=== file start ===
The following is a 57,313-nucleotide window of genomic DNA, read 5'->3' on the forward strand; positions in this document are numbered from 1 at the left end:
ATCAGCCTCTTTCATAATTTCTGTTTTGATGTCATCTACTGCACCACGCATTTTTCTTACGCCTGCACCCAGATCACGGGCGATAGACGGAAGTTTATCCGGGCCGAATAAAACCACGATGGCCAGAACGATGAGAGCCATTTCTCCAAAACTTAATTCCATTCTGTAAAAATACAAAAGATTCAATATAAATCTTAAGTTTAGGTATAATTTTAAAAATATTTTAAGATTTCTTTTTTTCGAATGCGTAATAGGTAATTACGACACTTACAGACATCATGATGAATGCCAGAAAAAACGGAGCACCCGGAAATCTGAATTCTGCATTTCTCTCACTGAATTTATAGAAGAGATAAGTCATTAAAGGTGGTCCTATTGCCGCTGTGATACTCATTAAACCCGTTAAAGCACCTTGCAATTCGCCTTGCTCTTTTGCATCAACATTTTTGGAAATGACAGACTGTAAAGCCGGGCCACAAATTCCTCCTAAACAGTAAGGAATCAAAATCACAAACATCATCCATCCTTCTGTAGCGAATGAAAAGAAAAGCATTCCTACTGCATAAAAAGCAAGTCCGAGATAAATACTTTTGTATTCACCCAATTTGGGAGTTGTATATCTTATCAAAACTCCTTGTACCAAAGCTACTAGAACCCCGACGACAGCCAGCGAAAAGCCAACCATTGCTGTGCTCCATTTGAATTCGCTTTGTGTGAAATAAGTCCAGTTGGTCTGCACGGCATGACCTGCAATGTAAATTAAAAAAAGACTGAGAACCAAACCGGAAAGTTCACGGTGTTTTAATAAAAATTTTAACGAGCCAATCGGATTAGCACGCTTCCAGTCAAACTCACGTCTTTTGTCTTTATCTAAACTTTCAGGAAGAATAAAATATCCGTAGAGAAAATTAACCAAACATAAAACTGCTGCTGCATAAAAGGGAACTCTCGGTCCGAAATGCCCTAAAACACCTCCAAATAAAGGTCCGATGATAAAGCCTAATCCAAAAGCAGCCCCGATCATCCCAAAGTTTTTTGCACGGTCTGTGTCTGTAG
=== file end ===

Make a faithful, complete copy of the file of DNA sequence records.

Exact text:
The following is a 57,313-nucleotide window of genomic DNA, read 5'->3' on the forward strand; positions in this document are numbered from 1 at the left end:
ATCAGCCTCTTTCATAATTTCTGTTTTGATGTCATCTACTGCACCACGCATTTTTCTTACGCCTGCACCCAGATCACGGGCGATAGACGGAAGTTTATCCGGGCCGAATAAAACCACGATGGCCAGAACGATGAGAGCCATTTCTCCAAAACTTAATTCCATTCTGTAAAAATACAAAAGATTCAATATAAATCTTAAGTTTAGGTATAATTTTAAAAATATTTTAAGATTTCTTTTTTTCGAATGCGTAATAGGTAATTACGACACTTACAGACATCATGATGAATGCCAGAAAAAACGGAGCACCCGGAAATCTGAATTCTGCATTTCTCTCACTGAATTTATAGAAGAGATAAGTCATTAAAGGTGGTCCTATTGCCGCTGTGATACTCATTAAACCCGTTAAAGCACCTTGCAATTCGCCTTGCTCTTTTGCATCAACATTTTTGGAAATGACAGACTGTAAAGCCGGGCCACAAATTCCTCCTAAACAGTAAGGAATCAAAATCACAAACATCATCCATCCTTCTGTAGCGAATGAAAAGAAAAGCATTCCTACTGCATAAAAAGCAAGTCCGAGATAAATACTTTTGTATTCACCCAATTTGGGAGTTGTATATCTTATCAAAACTCCTTGTACCAAAGCTACTAGAACCCCGACGACAGCCAGCGAAAAGCCAACCATTGCTGTGCTCCATTTGAATTCGCTTTGTGTGAAATAAGTCCAGTTGGTCTGCACGGCATGACCTGCAATGTAAATTAAAAAAAGACTGAGAACCAAACCGGAAAGTTCACGGTGTTTTAATAAAAATTTTAACGAGCCAATCGGATTAGCACGCTTCCAGTCAAACTCACGTCTTTTGTCTTTATCTAAACTTTCAGGAAGAATAAAATATCCGTAGAGAAAATTAACCAAACATAAAACTGCTGCTGCATAAAAGGGAACTCTCGGTCCGAAATGCCCTAAAACACCTCCAAATAAAGGTCCGATGATAAAGCCTAATCCAAAAGCAGCCCCGATCATCCCAAAGTTTTTTGCACGGTCTGTGTCTGTAG